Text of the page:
Peer Review Expert Testimony And The Confrontation Clause (Part II)

Eighth Circuit finds no plain error under the Confrontation Clause in admitting testimony of DNA expert, who conducted a peer review of the case but did not perform or observe any tests, in United States v. Richardson, 537 F.3d 951 (8th Cir. Aug. 12, 2008) (No. 07-2162). Part One of this blog appeared August 19.

Are Confrontation Clause issues raised by peer review expert testimony which relies on testing conducted by another expert?

In a recent felon in possession of a firearm case, DNA testing was conducted as evidence that the defendant possessed the firearm. The government called a forensic scientist to testify concerning the DNA results. The expert witness provided peer review of the results but did not conduct or observe any DNA tests. It is common in examination testing for a peer or supervisor review as part of the quality control process. The purpose of the peer review was to provide “a second independent analysis of the DNA data” and comparison “to be sure that the two scientists agree in all aspects of the DNA testing.” Richardson, 537 F.3d at 956. The peer review expert testified about the tests, analyses and results of the examining scientist. At trial, the defendant objected on hearsay grounds. After the defendant’s conviction, the defense for the first time lodged a Confrontation Clause objection, contending the defendant was denied a chance to cross-examine the expert who performed the DNA tests.

The Eighth Circuit found no plain error. The Eighth Circuit agreed with other courts that DNA samples were not testimonial. The circuit noted: “Although she did not actually perform the tests, she had an independent responsibility to do the peer review. Her testimony concerned her independent conclusions derived from another scientist’s tests results and did not violate the Confrontation Clause.” Richardson, 537 F.3d at 960 (citing United States v. Moon, 512 F.3d 359, 362 (7th Cir. 2008) (holding the reviewing scientist “was entitled to analyze the data that [the first scientist] had obtained”; noting “the Sixth Amendment does not demand that a chemist or other testifying expert have done the lab work himself”).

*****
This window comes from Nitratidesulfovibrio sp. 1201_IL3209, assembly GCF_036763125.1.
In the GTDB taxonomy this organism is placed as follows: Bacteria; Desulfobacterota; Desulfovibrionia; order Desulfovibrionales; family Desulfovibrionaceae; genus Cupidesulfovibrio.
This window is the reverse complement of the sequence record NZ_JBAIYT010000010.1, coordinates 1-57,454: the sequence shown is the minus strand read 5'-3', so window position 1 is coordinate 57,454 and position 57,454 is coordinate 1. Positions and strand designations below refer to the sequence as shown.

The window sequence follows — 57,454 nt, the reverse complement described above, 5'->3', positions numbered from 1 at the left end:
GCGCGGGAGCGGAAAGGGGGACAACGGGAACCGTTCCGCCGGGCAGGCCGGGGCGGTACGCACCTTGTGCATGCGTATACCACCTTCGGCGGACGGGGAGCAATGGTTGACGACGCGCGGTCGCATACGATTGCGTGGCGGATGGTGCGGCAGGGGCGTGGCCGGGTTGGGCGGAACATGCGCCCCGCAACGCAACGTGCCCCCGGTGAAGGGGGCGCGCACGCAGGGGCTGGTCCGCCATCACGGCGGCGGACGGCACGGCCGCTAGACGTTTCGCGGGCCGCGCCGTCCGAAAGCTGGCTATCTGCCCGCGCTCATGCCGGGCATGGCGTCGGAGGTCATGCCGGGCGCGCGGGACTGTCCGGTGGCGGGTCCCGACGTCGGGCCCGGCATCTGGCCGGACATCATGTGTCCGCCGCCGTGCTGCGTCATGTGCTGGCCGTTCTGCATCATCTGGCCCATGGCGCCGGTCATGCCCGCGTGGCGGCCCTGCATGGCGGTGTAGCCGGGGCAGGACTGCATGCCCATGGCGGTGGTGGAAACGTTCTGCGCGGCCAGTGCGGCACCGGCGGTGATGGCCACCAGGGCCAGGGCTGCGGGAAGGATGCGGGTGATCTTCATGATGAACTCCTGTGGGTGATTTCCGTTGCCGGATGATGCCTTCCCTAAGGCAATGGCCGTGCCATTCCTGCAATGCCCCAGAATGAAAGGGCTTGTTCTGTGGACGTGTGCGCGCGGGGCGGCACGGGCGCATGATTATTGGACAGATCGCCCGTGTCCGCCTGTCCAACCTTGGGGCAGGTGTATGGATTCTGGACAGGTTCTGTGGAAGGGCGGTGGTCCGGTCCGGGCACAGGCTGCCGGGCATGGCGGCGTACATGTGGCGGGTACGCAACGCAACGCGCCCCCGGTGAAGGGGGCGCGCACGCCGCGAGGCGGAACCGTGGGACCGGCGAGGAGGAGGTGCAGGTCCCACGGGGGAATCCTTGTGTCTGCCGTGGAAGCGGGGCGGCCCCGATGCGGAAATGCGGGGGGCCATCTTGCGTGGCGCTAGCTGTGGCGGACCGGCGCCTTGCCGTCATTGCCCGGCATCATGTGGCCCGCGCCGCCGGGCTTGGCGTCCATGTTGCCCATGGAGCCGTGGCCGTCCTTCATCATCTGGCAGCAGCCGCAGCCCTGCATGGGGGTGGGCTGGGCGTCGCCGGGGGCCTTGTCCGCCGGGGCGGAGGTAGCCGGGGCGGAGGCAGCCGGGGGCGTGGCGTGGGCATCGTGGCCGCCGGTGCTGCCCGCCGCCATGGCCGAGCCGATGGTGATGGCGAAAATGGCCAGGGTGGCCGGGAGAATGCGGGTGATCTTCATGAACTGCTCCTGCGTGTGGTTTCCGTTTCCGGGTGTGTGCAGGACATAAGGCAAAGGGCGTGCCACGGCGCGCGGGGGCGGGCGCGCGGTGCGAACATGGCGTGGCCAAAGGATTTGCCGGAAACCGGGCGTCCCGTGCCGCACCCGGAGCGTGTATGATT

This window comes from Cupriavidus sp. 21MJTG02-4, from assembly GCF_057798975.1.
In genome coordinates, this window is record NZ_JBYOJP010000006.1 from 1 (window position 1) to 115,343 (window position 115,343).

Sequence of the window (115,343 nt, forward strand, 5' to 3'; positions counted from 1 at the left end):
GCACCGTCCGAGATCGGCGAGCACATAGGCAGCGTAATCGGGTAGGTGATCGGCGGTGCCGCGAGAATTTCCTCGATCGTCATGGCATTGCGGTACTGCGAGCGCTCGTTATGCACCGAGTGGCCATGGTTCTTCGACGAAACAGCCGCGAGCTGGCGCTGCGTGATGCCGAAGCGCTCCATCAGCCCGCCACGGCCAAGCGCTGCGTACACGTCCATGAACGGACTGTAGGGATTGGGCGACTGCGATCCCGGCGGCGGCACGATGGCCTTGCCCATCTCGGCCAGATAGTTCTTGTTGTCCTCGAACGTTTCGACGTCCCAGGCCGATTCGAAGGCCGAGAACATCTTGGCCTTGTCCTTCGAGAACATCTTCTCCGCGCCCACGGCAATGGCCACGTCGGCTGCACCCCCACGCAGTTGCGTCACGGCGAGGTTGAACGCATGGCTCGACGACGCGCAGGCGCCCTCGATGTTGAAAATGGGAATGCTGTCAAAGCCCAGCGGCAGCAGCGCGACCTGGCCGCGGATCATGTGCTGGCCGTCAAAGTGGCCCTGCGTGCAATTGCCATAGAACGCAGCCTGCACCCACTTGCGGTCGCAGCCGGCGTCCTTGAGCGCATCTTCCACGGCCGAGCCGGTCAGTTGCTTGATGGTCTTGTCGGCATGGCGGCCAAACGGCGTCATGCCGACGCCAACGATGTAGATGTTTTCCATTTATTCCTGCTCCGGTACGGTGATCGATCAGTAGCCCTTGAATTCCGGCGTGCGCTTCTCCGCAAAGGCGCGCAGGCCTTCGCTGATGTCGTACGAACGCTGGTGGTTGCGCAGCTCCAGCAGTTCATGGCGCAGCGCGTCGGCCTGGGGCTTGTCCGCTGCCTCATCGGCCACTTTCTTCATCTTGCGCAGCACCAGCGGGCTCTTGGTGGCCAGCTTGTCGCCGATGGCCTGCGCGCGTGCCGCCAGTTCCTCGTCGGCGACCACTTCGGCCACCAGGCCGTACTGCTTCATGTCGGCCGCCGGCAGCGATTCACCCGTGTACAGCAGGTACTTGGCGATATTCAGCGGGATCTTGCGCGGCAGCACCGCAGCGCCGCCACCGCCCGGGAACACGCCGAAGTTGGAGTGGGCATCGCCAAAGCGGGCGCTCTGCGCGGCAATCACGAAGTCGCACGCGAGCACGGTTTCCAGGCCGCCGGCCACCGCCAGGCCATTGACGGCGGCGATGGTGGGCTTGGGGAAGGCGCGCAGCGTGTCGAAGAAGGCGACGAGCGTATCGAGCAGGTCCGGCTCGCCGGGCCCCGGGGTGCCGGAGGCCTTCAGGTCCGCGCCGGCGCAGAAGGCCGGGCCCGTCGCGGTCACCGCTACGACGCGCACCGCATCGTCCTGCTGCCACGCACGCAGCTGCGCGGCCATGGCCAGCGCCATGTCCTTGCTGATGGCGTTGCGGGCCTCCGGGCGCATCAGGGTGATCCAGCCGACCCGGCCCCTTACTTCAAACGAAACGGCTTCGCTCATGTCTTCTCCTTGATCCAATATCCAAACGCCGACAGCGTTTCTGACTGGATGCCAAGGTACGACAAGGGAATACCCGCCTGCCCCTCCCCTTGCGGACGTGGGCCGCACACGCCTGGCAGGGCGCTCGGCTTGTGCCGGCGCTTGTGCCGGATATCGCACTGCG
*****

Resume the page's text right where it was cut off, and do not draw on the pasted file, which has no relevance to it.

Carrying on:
While the issue was reviewed for plain error since no contemporaneous objection was raised at trial, this case continues a recent trend testing the boundaries of the Confrontation Clause on expert testimony. See also Expert Testimony Based On Hearsay Did Not Violate The Confrontation Clause; Amici Arguments On The Confrontation Clause Implications Of Forensic Reports.

Federal Rules of Evidence